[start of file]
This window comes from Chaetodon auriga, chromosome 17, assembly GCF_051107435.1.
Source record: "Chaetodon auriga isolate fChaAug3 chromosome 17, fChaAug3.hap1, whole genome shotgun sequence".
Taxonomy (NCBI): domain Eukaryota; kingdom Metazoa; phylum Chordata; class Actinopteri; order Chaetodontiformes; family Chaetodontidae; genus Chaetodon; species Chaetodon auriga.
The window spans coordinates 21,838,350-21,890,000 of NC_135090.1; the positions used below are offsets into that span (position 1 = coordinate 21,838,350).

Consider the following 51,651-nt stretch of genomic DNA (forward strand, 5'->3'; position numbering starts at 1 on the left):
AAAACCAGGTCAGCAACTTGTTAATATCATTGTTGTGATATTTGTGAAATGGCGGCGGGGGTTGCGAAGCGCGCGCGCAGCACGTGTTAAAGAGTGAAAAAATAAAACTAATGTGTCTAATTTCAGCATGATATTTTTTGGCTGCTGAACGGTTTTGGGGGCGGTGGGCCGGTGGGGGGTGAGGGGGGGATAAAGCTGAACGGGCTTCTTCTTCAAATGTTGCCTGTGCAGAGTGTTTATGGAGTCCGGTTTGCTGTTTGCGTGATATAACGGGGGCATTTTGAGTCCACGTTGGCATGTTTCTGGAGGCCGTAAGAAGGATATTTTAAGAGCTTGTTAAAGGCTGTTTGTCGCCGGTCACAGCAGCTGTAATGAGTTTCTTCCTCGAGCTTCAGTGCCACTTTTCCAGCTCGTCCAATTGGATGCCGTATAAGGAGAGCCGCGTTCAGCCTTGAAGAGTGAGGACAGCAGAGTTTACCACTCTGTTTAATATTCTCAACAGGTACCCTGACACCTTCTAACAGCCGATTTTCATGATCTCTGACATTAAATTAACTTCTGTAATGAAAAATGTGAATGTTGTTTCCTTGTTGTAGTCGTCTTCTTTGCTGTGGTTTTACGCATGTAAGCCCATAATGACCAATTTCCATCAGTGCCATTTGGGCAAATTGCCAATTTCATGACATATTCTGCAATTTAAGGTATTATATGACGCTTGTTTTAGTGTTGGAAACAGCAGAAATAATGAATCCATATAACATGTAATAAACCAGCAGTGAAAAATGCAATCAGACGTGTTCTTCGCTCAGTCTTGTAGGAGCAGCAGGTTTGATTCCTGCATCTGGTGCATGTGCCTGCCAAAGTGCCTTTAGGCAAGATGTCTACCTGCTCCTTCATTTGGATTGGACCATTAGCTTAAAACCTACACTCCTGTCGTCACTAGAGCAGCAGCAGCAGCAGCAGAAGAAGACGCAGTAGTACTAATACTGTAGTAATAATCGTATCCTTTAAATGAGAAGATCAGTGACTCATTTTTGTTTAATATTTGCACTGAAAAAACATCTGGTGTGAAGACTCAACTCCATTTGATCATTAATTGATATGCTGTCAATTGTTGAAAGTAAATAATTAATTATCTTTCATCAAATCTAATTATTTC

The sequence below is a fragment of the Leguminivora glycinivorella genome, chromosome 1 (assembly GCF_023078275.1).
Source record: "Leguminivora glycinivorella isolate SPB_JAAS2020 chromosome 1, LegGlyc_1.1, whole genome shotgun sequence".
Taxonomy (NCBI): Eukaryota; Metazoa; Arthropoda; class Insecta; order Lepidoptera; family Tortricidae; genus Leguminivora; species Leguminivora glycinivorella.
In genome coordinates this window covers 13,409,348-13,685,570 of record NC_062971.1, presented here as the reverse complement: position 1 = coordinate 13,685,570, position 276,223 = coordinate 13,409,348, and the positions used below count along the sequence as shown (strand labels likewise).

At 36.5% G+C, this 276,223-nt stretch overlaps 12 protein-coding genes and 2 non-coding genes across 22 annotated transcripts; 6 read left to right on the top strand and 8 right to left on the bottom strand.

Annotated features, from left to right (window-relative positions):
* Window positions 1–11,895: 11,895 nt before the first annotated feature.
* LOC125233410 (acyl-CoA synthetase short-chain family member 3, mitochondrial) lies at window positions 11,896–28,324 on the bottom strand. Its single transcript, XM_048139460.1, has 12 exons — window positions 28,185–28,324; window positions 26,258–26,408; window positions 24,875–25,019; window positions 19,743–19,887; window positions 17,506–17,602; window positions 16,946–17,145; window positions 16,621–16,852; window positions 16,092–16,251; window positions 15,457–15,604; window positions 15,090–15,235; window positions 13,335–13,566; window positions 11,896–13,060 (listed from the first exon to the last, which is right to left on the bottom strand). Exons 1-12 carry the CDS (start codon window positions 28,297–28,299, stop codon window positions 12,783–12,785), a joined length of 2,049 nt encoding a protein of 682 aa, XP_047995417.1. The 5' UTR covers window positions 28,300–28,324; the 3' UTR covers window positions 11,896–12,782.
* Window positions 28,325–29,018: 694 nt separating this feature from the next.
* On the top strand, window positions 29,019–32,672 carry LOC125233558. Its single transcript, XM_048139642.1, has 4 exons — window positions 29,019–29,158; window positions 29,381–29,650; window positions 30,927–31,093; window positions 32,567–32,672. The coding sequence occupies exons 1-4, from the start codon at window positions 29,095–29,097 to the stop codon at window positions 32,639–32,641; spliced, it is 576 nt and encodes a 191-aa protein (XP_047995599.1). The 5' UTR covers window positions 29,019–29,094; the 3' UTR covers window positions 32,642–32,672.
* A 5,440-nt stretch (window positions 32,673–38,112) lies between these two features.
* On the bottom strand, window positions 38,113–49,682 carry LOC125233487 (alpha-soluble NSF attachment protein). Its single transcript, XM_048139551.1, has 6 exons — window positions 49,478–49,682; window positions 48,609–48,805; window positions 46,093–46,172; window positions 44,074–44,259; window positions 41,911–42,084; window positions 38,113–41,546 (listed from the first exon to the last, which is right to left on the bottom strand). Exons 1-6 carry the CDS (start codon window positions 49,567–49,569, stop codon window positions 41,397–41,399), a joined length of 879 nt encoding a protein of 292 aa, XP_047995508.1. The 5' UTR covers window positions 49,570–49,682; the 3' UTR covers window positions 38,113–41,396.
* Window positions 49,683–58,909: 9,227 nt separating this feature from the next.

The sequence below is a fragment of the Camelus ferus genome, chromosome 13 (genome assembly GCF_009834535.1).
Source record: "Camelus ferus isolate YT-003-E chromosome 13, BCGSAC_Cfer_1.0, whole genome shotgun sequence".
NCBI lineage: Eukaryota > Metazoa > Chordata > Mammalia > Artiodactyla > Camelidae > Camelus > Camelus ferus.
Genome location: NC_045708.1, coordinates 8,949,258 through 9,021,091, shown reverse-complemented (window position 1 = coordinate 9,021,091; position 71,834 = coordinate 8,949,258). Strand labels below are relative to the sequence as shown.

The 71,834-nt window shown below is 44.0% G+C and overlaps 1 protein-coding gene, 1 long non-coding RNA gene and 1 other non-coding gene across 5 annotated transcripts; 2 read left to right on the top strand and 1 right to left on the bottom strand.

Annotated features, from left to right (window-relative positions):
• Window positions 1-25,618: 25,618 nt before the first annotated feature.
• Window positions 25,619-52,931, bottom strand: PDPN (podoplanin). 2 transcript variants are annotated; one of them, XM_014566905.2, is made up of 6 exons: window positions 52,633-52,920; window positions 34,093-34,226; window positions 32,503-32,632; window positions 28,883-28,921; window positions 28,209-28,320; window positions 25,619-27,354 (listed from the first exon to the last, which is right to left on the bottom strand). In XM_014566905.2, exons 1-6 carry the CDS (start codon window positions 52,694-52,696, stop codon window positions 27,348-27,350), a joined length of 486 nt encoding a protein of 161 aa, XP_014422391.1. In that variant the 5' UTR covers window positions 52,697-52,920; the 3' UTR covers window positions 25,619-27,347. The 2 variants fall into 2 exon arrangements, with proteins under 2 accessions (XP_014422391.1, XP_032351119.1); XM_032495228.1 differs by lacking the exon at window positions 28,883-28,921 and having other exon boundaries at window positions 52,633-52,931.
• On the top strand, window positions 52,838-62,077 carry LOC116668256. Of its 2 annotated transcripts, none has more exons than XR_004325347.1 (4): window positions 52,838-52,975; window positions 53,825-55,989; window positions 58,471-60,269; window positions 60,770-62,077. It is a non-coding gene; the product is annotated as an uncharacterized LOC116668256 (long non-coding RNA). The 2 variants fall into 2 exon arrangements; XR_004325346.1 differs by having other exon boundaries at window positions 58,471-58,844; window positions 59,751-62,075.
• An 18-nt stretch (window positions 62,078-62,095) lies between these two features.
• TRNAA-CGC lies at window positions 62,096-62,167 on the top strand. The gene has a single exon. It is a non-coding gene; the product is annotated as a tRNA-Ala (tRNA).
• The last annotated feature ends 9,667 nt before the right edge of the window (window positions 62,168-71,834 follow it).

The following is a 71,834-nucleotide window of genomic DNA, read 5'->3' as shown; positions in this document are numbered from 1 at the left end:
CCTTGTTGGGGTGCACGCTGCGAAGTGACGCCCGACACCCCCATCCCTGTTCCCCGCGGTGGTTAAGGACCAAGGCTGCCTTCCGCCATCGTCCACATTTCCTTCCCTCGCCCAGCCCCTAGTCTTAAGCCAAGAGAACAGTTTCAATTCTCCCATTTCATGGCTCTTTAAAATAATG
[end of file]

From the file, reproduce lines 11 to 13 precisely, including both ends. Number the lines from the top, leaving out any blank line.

At 36.5% G+C, this 276,223-nt stretch overlaps 12 protein-coding genes and 2 non-coding genes across 22 annotated transcripts; 6 read left to right on the top strand and 8 right to left on the bottom strand.

Annotated features, from left to right (window-relative positions):
* Window positions 1–11,895: 11,895 nt before the first annotated feature.